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Health Rights, Epidemic Disasters and Political Unrest: The Sickly Trinity

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Abstract:

The burgeoning research on climate change and conflict processes primarily focus on the role of changing weather patterns. In this paper, we focus on an alternative mechanism, the effect of climate change on disease patterns and the intensity of epidemics. Disease outbreak is a specific exogenous shock that creates two alternative conflict processes; outbreak could exacerbate relative deprivation between infected and healthy segments of society, particularly if it falls along socio-economic or ethnic lines, or, the government’s lack of response to an outbreak could stimulate discontent. It is well documented that the sudden insurgence of disease and death of a population leads to increased societal tensions, but the impact of epidemic outbreaks on collective action against the government is understudied. The importance of deciphering linkages between climate change, disease, government response and conflict is highlighted by the eruption of protests in Ebola ridden quarantined slums in West Africa in 2014. We find the frequency of protests is positively related to disease epidemic outbreaks, but the motivation for collective action is linked to perceived government inability to protect and secure the health and wellbeing of its citizens.
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Name: American Political Science Association Annual Meeting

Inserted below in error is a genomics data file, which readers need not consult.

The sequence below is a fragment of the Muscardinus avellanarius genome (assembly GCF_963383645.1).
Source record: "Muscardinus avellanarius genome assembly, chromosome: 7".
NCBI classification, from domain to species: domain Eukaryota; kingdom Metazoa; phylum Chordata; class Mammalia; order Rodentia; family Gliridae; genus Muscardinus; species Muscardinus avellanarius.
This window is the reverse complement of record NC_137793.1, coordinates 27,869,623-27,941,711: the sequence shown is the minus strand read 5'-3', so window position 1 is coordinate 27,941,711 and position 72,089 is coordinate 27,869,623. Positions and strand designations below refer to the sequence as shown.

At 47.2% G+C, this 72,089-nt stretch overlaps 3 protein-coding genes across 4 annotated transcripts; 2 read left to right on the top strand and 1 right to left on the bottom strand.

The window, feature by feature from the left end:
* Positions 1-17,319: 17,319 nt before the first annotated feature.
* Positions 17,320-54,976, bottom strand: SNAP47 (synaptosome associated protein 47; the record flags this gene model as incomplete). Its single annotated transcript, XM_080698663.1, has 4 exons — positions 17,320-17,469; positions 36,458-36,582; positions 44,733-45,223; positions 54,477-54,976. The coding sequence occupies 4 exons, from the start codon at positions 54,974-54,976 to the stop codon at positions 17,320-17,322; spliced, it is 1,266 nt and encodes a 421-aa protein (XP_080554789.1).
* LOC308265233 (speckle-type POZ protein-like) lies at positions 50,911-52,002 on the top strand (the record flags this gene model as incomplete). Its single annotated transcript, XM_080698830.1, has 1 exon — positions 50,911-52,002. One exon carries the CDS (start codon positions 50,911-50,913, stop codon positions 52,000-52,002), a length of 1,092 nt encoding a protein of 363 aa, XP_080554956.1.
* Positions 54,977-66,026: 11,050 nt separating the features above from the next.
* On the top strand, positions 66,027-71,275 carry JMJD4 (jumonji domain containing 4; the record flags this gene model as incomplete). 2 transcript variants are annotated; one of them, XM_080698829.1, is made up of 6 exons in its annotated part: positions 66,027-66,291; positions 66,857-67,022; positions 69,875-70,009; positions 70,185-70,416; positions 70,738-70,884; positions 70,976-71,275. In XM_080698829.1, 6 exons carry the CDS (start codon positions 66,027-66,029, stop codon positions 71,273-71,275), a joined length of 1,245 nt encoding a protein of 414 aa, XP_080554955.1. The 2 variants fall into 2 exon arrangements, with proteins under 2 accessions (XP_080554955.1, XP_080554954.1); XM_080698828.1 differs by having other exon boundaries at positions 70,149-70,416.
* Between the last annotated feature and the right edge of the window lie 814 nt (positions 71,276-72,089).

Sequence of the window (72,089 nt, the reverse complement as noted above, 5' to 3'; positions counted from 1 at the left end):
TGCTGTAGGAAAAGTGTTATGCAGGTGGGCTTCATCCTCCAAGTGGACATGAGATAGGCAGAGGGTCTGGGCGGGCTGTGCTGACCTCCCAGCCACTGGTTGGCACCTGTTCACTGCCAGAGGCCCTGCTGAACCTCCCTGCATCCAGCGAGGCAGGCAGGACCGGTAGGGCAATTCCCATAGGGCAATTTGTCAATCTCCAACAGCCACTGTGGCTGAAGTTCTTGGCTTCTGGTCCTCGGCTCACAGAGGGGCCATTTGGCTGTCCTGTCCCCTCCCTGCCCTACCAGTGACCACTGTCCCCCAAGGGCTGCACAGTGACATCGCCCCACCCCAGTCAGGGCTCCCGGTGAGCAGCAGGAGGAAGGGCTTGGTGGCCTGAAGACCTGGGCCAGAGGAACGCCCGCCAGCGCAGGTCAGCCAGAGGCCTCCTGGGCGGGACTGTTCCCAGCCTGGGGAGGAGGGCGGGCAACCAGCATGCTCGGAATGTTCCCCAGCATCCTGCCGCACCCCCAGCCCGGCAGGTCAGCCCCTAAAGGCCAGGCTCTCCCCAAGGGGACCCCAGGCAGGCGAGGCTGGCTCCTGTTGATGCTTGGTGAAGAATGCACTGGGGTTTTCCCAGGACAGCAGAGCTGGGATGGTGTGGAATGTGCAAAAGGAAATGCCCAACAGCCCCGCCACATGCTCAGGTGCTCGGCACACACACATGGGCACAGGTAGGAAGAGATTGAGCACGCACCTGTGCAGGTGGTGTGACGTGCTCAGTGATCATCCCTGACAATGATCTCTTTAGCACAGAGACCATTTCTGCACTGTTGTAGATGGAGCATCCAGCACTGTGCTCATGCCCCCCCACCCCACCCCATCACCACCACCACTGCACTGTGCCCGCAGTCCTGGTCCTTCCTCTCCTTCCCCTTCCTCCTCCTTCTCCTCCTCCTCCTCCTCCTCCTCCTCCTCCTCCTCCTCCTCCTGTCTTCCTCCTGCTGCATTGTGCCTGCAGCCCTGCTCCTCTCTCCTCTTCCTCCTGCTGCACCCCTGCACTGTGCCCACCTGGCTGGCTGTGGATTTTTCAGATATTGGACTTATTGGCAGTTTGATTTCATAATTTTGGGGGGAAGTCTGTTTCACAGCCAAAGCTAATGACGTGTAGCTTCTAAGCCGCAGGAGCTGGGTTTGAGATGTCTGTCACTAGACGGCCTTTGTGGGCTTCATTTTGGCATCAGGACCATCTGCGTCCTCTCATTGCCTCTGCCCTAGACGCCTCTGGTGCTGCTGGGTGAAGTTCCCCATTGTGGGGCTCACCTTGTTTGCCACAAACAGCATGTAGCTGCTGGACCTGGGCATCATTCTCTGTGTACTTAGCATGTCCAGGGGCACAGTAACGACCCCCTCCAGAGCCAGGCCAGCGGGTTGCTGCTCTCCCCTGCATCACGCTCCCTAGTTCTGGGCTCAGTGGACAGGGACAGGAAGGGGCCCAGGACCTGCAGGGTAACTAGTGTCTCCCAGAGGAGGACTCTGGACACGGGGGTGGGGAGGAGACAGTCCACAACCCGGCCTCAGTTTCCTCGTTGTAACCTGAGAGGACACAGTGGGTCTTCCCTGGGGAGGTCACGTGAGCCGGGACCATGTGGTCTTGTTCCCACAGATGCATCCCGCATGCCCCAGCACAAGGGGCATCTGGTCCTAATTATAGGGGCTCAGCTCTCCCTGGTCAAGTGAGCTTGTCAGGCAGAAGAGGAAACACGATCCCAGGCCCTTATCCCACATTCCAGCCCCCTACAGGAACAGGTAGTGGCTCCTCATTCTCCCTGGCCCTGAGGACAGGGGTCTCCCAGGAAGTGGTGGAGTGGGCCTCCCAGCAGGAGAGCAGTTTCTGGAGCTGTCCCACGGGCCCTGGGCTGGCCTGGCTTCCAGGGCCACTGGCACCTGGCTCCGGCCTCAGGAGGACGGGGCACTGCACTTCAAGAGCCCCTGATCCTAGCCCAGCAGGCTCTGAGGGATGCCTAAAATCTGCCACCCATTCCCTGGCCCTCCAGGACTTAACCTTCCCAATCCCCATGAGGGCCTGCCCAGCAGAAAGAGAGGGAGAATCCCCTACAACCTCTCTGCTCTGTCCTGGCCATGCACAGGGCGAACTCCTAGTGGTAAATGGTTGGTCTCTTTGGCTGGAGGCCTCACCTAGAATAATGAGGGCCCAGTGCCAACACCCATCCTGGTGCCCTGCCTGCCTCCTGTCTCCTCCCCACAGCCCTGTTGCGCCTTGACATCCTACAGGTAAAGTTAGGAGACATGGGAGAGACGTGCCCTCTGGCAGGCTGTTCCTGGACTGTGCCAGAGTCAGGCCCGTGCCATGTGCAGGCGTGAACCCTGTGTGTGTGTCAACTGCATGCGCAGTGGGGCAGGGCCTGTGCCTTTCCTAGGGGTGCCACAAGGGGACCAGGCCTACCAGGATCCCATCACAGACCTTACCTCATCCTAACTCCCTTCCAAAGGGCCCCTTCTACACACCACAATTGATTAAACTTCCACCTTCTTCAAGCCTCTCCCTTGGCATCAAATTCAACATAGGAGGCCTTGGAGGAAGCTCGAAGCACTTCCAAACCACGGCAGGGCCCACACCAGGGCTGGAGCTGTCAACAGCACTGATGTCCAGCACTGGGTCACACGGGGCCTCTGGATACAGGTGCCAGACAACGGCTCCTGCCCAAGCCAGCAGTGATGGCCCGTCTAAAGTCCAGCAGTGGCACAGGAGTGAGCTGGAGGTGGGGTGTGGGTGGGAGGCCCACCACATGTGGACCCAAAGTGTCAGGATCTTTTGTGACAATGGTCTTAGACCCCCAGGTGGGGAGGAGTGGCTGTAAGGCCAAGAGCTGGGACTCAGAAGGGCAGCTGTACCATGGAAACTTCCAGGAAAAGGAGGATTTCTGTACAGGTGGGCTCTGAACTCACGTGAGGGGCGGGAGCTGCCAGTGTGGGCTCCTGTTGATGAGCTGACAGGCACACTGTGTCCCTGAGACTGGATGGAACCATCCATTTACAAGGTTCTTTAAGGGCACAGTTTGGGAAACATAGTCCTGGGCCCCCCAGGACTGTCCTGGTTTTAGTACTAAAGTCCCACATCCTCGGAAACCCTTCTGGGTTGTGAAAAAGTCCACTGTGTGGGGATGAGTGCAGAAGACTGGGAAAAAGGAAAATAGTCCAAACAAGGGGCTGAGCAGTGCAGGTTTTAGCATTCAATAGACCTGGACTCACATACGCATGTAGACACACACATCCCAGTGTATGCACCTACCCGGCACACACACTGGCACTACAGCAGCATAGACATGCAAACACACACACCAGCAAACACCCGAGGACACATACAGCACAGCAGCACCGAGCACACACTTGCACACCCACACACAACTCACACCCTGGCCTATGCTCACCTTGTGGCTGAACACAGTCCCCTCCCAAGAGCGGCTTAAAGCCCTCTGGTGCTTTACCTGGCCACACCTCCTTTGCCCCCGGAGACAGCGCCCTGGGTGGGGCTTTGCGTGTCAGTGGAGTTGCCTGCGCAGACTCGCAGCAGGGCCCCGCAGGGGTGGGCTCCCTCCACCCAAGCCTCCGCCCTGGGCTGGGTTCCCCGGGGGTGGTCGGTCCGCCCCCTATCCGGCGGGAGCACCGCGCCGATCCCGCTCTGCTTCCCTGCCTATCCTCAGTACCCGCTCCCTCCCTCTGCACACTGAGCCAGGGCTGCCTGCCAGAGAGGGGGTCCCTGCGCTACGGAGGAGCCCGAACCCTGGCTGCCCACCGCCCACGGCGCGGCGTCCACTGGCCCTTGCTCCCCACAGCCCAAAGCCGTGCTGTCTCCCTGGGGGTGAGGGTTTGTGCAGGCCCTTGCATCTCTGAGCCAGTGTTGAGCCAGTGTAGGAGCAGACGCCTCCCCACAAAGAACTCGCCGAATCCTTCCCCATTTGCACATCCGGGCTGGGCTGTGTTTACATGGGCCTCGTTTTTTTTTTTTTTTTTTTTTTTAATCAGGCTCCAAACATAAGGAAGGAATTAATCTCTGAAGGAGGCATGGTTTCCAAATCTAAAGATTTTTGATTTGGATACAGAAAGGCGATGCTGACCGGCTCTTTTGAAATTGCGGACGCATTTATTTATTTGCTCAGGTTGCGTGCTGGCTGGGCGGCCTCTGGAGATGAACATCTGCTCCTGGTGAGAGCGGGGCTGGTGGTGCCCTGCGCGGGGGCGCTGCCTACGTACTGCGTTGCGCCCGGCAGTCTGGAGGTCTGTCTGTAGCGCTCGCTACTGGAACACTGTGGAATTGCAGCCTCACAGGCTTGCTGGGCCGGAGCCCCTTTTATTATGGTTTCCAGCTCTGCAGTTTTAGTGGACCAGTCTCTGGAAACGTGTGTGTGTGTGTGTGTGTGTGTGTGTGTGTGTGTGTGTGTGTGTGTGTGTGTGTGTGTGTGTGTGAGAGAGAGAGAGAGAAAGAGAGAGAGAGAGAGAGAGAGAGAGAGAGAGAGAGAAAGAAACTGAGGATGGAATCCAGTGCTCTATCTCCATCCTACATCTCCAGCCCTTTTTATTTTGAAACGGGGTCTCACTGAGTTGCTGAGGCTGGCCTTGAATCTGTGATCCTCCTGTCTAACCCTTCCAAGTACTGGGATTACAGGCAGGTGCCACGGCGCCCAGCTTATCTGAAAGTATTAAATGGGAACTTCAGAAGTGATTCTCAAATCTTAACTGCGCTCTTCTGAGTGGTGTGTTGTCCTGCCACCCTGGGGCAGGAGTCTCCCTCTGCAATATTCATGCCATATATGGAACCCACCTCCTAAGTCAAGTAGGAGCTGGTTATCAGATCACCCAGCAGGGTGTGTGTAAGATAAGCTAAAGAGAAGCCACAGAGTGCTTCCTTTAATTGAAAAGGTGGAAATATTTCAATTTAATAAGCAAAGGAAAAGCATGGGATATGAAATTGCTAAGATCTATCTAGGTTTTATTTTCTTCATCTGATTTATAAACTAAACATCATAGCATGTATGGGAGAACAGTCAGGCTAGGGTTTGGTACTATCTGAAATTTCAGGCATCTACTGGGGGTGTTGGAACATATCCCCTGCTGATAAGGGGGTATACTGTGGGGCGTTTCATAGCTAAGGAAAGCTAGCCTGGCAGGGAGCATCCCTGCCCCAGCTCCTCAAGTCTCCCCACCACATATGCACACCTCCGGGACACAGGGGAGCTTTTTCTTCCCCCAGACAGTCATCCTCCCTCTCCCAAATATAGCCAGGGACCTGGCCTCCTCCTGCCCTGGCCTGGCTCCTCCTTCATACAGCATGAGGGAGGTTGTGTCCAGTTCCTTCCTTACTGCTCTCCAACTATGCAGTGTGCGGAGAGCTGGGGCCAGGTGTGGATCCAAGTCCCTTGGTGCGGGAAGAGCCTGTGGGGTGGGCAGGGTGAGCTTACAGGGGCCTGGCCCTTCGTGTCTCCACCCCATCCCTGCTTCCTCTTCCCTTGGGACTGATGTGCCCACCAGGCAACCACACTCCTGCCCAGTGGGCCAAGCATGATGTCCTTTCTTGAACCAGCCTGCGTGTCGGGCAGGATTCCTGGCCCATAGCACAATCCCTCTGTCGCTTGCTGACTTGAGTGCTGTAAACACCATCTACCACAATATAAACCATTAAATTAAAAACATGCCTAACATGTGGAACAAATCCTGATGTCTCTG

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http://www.apsanet.org


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URL: http://citation.allacademic.com/meta/p1129034_index.html
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MLA Citation:

Klein, Graig. "Health Rights, Epidemic Disasters and Political Unrest: The Sickly Trinity" Paper presented at the annual meeting of the American Political Science Association Annual Meeting, TBA, Philadelphia, PA, Sep 01, 2016 <Not Available>. 2017-11-28 <http://citation.allacademic.com/meta/p1129034_index.html>

APA Citation:

Klein, G. R. , 2016-09-01 "Health Rights, Epidemic Disasters and Political Unrest: The Sickly Trinity" Paper presented at the annual meeting of the American Political Science Association Annual Meeting, TBA, Philadelphia, PA Online <APPLICATION/PDF>. 2017-11-28 from http://citation.allacademic.com/meta/p1129034_index.html

Publication Type: Conference Paper/Unpublished Manuscript
Review Method: Peer Reviewed
Abstract: The burgeoning research on climate change and conflict processes primarily focus on the role of changing weather patterns. In this paper, we focus on an alternative mechanism, the effect of climate change on disease patterns and the intensity of epidemics. Disease outbreak is a specific exogenous shock that creates two alternative conflict processes; outbreak could exacerbate relative deprivation between infected and healthy segments of society, particularly if it falls along socio-economic or ethnic lines, or, the government’s lack of response to an outbreak could stimulate discontent. It is well documented that the sudden insurgence of disease and death of a population leads to increased societal tensions, but the impact of epidemic outbreaks on collective action against the government is understudied. The importance of deciphering linkages between climate change, disease, government response and conflict is highlighted by the eruption of protests in Ebola ridden quarantined slums in West Africa in 2014. We find the frequency of protests is positively related to disease epidemic outbreaks, but the motivation for collective action is linked to perceived government inability to protect and secure the health and wellbeing of its citizens.


 
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